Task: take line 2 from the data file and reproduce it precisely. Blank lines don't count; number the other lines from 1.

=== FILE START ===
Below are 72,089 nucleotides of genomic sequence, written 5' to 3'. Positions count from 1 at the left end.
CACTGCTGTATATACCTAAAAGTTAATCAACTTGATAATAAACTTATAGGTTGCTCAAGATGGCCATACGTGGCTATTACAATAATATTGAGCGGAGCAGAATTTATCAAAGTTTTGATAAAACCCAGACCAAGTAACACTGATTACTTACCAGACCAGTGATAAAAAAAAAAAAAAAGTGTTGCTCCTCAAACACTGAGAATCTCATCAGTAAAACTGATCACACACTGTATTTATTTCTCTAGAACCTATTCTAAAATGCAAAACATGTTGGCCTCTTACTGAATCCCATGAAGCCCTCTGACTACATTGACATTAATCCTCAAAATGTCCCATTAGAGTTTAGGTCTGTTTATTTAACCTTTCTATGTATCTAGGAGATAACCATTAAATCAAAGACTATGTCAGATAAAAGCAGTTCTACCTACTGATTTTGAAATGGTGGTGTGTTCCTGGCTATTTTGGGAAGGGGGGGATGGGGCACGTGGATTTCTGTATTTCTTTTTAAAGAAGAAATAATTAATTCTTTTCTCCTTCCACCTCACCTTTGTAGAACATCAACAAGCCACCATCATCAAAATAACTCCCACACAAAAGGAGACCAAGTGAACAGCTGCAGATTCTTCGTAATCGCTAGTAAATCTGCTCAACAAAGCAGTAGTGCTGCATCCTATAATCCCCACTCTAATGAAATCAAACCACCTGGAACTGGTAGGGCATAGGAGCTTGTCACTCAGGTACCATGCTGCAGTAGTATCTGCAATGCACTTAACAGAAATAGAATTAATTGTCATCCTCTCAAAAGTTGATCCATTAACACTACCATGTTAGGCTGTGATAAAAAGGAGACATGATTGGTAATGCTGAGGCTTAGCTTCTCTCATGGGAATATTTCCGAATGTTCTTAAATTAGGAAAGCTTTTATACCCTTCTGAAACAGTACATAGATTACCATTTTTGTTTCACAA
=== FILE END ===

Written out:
CACTGCTGTATATACCTAAAAGTTAATCAACTTGATAATAAACTTATAGGTTGCTCAAGATGGCCATACGTGGCTATTACAATAATATTGAGCGGAGCAGAATTTATCAAAGTTTTGATAAAACCCAGACCAAGTAACACTGATTACTTACCAGACCAGTGATAAAAAAAAAAAAAAAGTGTTGCTCCTCAAACACTGAGAATCTCATCAGTAAAACTGATCACACACTGTATTTATTTCTCTAGAACCTATTCTAAAATGCAAAACATGTTGGCCTCTTACTGAATCCCATGAAGCCCTCTGACTACATTGACATTAATCCTCAAAATGTCCCATTAGAGTTTAGGTCTGTTTATTTAACCTTTCTATGTATCTAGGAGATAACCATTAAATCAAAGACTATGTCAGATAAAAGCAGTTCTACCTACTGATTTTGAAATGGTGGTGTGTTCCTGGCTATTTTGGGAAGGGGGGGATGGGGCACGTGGATTTCTGTATTTCTTTTTAAAGAAGAAATAATTAATTCTTTTCTCCTTCCACCTCACCTTTGTAGAACATCAACAAGCCACCATCATCAAAATAACTCCCACACAAAAGGAGACCAAGTGAACAGCTGCAGATTCTTCGTAATCGCTAGTAAATCTGCTCAACAAAGCAGTAGTGCTGCATCCTATAATCCCCACTCTAATGAAATCAAACCACCTGGAACTGGTAGGGCATAGGAGCTTGTCACTCAGGTACCATGCTGCAGTAGTATCTGCAATGCACTTAACAGAAATAGAATTAATTGTCATCCTCTCAAAAGTTGATCCATTAACACTACCATGTTAGGCTGTGATAAAAAGGAGACATGATTGGTAATGCTGAGGCTTAGCTTCTCTCATGGGAATATTTCCGAATGTTCTTAAATTAGGAAAGCTTTTATACCCTTCTGAAACAGTACATAGATTACCATTTTTGTTTCACAA